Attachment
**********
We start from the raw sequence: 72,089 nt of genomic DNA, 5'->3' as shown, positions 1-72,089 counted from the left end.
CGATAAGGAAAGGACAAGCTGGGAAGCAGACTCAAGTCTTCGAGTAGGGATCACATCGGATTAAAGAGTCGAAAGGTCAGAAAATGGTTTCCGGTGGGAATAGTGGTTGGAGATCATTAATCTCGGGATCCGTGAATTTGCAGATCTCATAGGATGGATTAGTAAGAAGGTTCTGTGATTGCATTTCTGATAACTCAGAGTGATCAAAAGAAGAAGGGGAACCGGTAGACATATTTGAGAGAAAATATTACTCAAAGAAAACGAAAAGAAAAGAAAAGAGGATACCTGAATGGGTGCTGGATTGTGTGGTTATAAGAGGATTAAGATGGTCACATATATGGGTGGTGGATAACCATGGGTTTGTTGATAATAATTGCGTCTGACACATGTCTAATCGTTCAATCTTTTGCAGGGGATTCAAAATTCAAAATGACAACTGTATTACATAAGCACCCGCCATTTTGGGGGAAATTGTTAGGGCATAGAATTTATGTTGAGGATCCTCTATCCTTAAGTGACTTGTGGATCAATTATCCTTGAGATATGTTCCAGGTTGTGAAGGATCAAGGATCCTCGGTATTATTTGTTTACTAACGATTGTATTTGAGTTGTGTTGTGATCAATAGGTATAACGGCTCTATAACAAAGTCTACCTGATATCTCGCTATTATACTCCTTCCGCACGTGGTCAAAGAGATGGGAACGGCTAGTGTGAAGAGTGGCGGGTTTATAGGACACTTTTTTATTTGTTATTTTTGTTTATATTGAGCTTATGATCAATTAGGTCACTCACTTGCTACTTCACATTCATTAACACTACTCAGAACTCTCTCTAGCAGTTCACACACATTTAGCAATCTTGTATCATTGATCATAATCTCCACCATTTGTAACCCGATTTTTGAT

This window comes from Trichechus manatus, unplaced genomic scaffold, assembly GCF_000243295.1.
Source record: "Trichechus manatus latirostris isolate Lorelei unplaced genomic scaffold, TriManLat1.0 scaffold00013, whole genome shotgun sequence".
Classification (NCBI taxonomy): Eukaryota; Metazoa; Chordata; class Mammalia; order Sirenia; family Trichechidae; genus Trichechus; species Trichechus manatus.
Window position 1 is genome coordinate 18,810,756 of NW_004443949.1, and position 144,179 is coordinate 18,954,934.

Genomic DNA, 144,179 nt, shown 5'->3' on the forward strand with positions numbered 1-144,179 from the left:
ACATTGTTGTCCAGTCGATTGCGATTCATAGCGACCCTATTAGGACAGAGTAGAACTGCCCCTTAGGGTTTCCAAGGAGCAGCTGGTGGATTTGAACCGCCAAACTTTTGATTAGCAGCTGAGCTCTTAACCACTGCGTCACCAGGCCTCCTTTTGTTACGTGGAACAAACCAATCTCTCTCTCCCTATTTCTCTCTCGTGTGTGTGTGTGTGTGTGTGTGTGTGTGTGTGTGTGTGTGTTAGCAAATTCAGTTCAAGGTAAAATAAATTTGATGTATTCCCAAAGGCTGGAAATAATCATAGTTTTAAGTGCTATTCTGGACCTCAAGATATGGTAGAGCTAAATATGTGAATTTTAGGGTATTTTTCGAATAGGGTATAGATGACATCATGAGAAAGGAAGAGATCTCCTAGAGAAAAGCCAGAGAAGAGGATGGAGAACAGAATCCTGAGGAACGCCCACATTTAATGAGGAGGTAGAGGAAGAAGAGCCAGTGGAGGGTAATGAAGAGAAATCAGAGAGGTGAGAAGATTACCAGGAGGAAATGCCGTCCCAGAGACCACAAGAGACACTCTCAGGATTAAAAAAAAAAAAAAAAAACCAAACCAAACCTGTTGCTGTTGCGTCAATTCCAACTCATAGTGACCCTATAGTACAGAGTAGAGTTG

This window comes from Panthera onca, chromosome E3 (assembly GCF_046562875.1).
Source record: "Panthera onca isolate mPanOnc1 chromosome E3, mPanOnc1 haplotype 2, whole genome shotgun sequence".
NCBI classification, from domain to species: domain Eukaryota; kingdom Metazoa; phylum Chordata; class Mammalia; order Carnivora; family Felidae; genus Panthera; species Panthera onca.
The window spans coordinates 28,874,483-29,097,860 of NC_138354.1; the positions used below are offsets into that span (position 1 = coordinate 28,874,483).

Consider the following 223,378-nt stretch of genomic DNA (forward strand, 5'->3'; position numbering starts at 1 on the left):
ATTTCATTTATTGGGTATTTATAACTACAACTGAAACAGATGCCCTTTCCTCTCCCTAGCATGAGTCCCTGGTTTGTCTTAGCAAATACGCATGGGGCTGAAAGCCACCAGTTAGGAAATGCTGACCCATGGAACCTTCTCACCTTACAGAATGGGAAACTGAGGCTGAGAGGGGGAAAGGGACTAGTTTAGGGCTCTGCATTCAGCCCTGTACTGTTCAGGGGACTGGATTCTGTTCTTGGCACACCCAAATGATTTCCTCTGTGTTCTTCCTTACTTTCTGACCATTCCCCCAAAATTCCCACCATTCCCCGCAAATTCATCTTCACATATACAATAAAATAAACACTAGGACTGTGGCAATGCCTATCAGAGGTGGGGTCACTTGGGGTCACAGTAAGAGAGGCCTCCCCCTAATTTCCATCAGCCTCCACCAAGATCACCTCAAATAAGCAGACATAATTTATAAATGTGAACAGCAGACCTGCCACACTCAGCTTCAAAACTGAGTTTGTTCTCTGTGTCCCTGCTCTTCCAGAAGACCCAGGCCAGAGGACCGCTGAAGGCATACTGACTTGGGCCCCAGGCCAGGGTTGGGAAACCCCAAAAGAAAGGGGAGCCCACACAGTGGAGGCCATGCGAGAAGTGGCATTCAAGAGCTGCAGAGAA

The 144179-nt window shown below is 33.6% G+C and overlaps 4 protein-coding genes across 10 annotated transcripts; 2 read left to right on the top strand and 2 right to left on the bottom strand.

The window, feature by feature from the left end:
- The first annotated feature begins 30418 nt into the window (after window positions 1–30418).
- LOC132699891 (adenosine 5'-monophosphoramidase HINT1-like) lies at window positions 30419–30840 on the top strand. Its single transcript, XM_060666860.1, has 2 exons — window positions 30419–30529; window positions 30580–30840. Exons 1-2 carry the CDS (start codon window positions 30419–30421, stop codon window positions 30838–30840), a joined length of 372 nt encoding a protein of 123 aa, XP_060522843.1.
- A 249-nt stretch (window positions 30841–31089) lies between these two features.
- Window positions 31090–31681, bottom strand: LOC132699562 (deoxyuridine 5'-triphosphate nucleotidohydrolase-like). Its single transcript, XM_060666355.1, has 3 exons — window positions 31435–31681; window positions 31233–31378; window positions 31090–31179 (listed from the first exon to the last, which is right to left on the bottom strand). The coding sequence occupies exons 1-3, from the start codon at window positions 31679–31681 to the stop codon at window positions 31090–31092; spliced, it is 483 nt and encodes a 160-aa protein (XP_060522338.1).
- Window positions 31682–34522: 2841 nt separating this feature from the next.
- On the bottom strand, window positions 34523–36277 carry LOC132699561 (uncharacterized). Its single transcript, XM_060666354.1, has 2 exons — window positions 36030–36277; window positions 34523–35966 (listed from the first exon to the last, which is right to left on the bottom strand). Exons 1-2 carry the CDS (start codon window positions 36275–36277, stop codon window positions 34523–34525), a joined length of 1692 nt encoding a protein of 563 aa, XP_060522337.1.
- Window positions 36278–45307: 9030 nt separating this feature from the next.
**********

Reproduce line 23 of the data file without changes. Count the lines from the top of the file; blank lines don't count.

- Window positions 36278–45307: 9030 nt separating this feature from the next.